After they brought out a plate of periwinkles with a mayonnaise for dipping, Stanley started with fish soup, which came as a bowl of shaved parmesan and slices of spicy sausage, with a large pitcher of soup to be poured over. I had chopped crab mixed with mayonnaise. The main courses were what really excited us. I had grouse, which I have found on a menu only about a half dozen times in my life, either in England or France. This one was served with foie gras and girolle mushrooms and was cooked perfectly medium rare. It carried a supplement of 12 euros on the 38 euro menu, but was worth every penny. Stanley had partridge, also with foie gras, which had an 8 euro supplement. It was wonderful too. For dessert we had a Paris-Brest and riz au lait, both classics done well. With wine, the bill was 124.
Fulgurances - Lunch
This is unusual in that they don’t have a regular chef but instead bring in young guest chefs from all over the world, each staying for a few months. The current one is Mariana Villegas, originally from Mexico, who has worked for Danny Meyer in New York, then at Pujol in Mexico City and Cosme in New York. Though less creative than I was anticipating, the food was very tasty, the ingredients were first-rate and for 25 euros for 3 courses at lunch, it’s an unbeatable value. Choices are limited to 2 appetizers 2 mains and one dessert. Stanley had a lettuce wedge with coppa (cured pork neck), figs and avocado, and hanger steak with red beans, avocado and a chili sauce. I had a salad of mixed heirloom tomatoes on a puree of smoked eggplant, followed by grilled fish, listed on the menu as mulot noir (I could not find a translation) in a broth with grilled bok choy and very thin sliced potatoes. The dessert was an interpretation of tres leches cake, a brioche topped with a dome of whipped cream mixed with mascarpone. They were out of the Cahors I ordered, and substituted a wine that was not as good, for 28 euros. Total with coffee was 85.
Le Radis Beurre - Dinner
This is perhaps our favorite Paris restaurant, which we have been to twice before (See my posts from 2016 and 2017). The food is wonderful and a bargain at 35 euros for 3 courses (same price at lunch and dinner). As in the past, I started with pig’s feet, while Stanley had a country pate en croute, served with cornichons and jars of pickled vegetables. Salad is also served alongside this course. I then had rable de lievre (saddle of hare), which had a supplement of 10 euros, again satisfying my craving for game. Stanley had the superb tete de veau. For dessert, Stanley had baba au rhum (3 euro supplement) and I had riz au lait with salted caramel sauce. I prefer this version to the one at Chez Michel, but that is just my taste. We had a wonderful bottle of Cote du Roussillon for 39 euros.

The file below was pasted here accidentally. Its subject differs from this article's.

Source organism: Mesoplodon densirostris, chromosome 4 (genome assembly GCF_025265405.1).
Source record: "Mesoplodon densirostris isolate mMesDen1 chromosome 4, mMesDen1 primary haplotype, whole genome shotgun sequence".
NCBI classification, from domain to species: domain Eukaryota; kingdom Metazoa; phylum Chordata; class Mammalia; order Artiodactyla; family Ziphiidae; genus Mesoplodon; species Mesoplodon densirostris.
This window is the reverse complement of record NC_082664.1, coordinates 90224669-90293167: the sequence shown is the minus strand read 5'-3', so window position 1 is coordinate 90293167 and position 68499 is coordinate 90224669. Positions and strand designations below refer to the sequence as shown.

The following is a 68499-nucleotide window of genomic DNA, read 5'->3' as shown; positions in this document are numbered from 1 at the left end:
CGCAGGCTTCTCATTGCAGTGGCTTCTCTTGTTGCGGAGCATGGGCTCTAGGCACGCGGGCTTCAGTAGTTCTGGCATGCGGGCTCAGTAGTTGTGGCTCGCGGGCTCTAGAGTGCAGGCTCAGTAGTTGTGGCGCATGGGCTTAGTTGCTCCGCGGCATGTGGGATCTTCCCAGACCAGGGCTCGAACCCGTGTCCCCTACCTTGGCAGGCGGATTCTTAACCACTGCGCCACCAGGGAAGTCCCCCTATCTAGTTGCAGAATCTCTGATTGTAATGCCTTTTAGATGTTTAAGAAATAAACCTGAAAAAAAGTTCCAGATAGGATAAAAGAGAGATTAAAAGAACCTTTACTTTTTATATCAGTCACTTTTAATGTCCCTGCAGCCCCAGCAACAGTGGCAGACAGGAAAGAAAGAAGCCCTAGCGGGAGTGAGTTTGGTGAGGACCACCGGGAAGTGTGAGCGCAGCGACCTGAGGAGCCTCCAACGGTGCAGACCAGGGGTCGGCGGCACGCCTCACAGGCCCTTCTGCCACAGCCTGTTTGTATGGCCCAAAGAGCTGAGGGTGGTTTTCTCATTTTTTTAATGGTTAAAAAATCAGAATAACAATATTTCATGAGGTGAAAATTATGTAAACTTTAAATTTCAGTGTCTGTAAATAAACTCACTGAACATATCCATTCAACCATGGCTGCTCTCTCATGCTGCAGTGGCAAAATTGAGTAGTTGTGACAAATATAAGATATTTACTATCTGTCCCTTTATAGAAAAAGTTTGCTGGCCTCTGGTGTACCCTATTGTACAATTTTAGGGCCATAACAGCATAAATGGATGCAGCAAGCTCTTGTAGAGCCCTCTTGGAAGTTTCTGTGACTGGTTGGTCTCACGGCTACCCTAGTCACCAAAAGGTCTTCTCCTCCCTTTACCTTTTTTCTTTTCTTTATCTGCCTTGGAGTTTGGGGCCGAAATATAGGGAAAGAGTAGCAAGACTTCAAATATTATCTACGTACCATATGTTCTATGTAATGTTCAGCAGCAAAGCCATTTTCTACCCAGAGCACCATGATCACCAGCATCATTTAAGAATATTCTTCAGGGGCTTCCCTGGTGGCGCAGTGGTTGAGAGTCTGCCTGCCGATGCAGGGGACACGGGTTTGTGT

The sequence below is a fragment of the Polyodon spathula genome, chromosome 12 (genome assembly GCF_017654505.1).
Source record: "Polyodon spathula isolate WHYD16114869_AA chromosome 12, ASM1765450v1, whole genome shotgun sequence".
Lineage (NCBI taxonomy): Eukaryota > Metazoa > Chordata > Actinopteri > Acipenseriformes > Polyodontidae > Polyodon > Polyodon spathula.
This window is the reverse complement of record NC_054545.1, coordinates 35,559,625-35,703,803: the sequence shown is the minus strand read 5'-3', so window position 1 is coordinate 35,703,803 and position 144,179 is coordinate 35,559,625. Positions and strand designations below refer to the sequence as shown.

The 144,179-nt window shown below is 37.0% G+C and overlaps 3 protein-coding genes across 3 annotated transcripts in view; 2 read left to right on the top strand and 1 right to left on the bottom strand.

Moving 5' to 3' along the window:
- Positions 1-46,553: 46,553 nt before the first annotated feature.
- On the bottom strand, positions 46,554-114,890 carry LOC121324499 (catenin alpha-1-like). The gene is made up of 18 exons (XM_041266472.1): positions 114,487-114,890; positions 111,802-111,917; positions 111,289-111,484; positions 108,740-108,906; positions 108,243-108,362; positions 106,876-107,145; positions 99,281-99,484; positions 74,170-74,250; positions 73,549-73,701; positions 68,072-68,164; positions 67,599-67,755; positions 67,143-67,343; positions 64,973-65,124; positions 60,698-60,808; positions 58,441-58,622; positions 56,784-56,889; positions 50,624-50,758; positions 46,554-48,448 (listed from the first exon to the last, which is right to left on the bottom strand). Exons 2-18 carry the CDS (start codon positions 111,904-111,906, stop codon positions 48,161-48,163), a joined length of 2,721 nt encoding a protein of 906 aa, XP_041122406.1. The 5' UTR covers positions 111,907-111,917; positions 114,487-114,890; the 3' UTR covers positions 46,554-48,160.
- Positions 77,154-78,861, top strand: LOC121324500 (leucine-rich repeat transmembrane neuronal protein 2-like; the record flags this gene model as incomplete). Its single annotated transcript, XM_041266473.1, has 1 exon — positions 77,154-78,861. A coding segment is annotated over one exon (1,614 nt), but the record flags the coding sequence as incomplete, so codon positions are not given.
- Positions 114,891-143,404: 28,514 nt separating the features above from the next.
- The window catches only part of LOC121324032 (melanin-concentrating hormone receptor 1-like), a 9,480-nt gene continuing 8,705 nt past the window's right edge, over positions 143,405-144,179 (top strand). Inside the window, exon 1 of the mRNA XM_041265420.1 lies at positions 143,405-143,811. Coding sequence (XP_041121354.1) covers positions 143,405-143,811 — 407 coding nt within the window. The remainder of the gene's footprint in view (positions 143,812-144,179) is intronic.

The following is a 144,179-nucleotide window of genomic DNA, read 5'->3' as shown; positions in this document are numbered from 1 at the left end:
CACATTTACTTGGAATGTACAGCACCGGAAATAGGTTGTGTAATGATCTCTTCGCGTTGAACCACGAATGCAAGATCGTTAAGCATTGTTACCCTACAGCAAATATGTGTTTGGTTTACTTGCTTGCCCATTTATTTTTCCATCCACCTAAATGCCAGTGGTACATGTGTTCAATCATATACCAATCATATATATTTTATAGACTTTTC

L'Arcane - Lunch
For our last meal before heading to the airport, we treated Ana and Bertrand to lunch at L’Arcane, a Michelin starred restaurant in Montmartre which offers a 3-course lunch menu for 49 euros.
It is really more like 5 courses as the amuse-bouche and pre-dessert are substantial. There are no choices, but they do inquire about food allergies. So, here is a fairly detailed description of the dishes as I remember them:
Amuse – Salade niçoise – fresh tuna, anchovy, tomato, quail egg, olive, crouton
Entrée – 3 scallops in Champagne sauce, topped with chopped nuts in vinegar. I am not a big fan of cooked scallops (love them raw and marinated) as I find them a bit too sweet and cloying, but the sourness of the nut topping offset that beautifully.
Quail – Stuffed breast, legs, mushroom fricassee, dab of potato puree topped with a braised shallot.
Pre-dessert – Pistachio panna cotta – Topped with toasted pistachios and a sorbet of spinach, parsley and lemon.
Dessert – Red berry sorbet in a white chocolate/raspberry shell, on a cream base sprinkled with berries and meringue chips.
With one bottle of wine and coffee, the bill was about 245 euros.
For a complete report with photos and tourism information see my blog post: